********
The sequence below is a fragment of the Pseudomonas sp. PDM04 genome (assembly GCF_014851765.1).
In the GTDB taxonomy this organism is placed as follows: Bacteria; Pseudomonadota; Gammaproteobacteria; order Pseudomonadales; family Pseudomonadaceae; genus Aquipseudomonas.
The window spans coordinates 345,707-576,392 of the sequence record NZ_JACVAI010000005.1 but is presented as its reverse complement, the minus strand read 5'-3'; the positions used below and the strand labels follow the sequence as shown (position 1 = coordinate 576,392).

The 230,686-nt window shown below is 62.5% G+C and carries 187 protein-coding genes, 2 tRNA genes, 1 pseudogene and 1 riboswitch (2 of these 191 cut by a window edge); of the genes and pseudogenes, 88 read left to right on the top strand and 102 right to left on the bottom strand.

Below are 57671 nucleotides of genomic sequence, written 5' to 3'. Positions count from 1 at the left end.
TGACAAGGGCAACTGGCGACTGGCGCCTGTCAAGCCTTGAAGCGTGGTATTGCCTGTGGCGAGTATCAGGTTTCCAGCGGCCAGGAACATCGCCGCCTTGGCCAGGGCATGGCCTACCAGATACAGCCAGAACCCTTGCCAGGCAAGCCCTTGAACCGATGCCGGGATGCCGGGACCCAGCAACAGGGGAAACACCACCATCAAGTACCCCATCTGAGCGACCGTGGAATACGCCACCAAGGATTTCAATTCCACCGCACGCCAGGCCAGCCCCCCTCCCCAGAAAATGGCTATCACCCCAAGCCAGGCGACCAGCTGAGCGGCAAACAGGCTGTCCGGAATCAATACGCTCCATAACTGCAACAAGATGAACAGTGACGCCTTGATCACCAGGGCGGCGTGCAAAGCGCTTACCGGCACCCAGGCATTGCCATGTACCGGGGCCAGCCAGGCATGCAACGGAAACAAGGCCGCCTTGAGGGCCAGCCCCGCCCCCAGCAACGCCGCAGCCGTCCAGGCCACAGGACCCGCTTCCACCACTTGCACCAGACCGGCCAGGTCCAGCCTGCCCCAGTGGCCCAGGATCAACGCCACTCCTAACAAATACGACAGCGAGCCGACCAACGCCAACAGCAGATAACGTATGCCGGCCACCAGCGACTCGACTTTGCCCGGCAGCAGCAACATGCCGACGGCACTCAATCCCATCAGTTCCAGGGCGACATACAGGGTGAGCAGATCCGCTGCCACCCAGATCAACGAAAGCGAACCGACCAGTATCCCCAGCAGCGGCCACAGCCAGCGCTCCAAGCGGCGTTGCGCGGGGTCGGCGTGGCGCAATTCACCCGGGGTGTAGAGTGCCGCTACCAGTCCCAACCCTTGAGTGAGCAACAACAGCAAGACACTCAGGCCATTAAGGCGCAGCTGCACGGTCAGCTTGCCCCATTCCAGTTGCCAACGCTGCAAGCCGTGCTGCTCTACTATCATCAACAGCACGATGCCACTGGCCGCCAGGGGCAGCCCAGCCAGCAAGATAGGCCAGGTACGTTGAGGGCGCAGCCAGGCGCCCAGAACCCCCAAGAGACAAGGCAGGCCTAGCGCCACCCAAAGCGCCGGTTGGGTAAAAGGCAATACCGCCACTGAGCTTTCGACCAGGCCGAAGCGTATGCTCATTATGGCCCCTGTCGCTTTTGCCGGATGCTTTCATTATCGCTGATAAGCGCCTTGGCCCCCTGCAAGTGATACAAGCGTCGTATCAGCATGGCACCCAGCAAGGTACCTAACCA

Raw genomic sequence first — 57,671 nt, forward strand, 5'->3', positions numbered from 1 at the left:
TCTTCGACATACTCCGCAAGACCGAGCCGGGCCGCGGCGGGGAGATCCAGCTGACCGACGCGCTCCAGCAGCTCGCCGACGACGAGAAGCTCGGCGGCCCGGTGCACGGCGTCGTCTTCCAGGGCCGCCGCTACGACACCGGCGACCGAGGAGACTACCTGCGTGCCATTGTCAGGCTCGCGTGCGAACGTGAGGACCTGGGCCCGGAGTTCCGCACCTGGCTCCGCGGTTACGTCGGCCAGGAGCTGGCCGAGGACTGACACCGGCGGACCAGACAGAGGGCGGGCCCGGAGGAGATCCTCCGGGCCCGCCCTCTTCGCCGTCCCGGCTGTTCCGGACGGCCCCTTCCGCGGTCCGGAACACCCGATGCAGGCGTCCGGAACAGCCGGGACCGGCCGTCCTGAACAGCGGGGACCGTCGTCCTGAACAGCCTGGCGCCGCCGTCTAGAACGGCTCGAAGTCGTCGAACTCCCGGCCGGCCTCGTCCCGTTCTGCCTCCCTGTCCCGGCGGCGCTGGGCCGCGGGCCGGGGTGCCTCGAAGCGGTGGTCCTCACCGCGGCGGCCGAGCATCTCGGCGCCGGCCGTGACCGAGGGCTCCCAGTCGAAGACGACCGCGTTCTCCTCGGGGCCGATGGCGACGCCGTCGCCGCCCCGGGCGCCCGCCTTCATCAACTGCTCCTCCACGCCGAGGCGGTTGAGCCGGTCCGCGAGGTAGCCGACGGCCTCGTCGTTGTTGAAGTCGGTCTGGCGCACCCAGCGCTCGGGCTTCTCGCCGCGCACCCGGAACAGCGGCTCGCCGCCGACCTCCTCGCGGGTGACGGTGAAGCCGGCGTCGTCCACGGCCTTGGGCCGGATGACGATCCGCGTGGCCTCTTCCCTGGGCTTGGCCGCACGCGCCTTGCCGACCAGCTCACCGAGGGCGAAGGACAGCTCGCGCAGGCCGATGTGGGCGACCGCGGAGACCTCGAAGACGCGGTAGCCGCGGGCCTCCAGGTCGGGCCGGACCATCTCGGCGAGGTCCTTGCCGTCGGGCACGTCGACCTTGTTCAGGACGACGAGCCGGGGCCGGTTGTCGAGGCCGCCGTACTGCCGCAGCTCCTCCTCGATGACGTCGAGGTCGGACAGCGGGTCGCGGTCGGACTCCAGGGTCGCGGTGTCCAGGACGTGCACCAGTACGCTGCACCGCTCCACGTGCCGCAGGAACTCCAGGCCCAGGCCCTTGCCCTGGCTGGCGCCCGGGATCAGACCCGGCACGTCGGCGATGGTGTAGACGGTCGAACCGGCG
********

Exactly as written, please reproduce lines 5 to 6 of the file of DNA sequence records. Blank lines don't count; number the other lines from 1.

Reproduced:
Below are 57671 nucleotides of genomic sequence, written 5' to 3'. Positions count from 1 at the left end.
TGACAAGGGCAACTGGCGACTGGCGCCTGTCAAGCCTTGAAGCGTGGTATTGCCTGTGGCGAGTATCAGGTTTCCAGCGGCCAGGAACATCGCCGCCTTGGCCAGGGCATGGCCTACCAGATACAGCCAGAACCCTTGCCAGGCAAGCCCTTGAACCGATGCCGGGATGCCGGGACCCAGCAACAGGGGAAACACCACCATCAAGTACCCCATCTGAGCGACCGTGGAATACGCCACCAAGGATTTCAATTCCACCGCACGCCAGGCCAGCCCCCCTCCCCAGAAAATGGCTATCACCCCAAGCCAGGCGACCAGCTGAGCGGCAAACAGGCTGTCCGGAATCAATACGCTCCATAACTGCAACAAGATGAACAGTGACGCCTTGATCACCAGGGCGGCGTGCAAAGCGCTTACCGGCACCCAGGCATTGCCATGTACCGGGGCCAGCCAGGCATGCAACGGAAACAAGGCCGCCTTGAGGGCCAGCCCCGCCCCCAGCAACGCCGCAGCCGTCCAGGCCACAGGACCCGCTTCCACCACTTGCACCAGACCGGCCAGGTCCAGCCTGCCCCAGTGGCCCAGGATCAACGCCACTCCTAACAAATACGACAGCGAGCCGACCAACGCCAACAGCAGATAACGTATGCCGGCCACCAGCGACTCGACTTTGCCCGGCAGCAGCAACATGCCGACGGCACTCAATCCCATCAGTTCCAGGGCGACATACAGGGTGAGCAGATCCGCTGCCACCCAGATCAACGAAAGCGAACCGACCAGTATCCCCAGCAGCGGCCACAGCCAGCGCTCCAAGCGGCGTTGCGCGGGGTCGGCGTGGCGCAATTCACCCGGGGTGTAGAGTGCCGCTACCAGTCCCAACCCTTGAGTGAGCAACAACAGCAAGACACTCAGGCCATTAAGGCGCAGCTGCACGGTCAGCTTGCCCCATTCCAGTTGCCAACGCTGCAAGCCGTGCTGCTCTACTATCATCAACAGCACGATGCCACTGGCCGCCAGGGGCAGCCCAGCCAGCAAGATAGGCCAGGTACGTTGAGGGCGCAGCCAGGCGCCCAGAACCCCCAAGAGACAAGGCAGGCCTAGCGCCACCCAAAGCGCCGGTTGGGTAAAAGGCAATACCGCCACTGAGCTTTCGACCAGGCCGAAGCGTATGCTCATTATGGCCCCTGTCGCTTTTGCCGGATGCTTTCATTATCGCTGATAAGCGCCTTGGCCCCCTGCAAGTGATACAAGCGTCGTATCAGCATGGCACCCAGCAAGGTACCTAACCA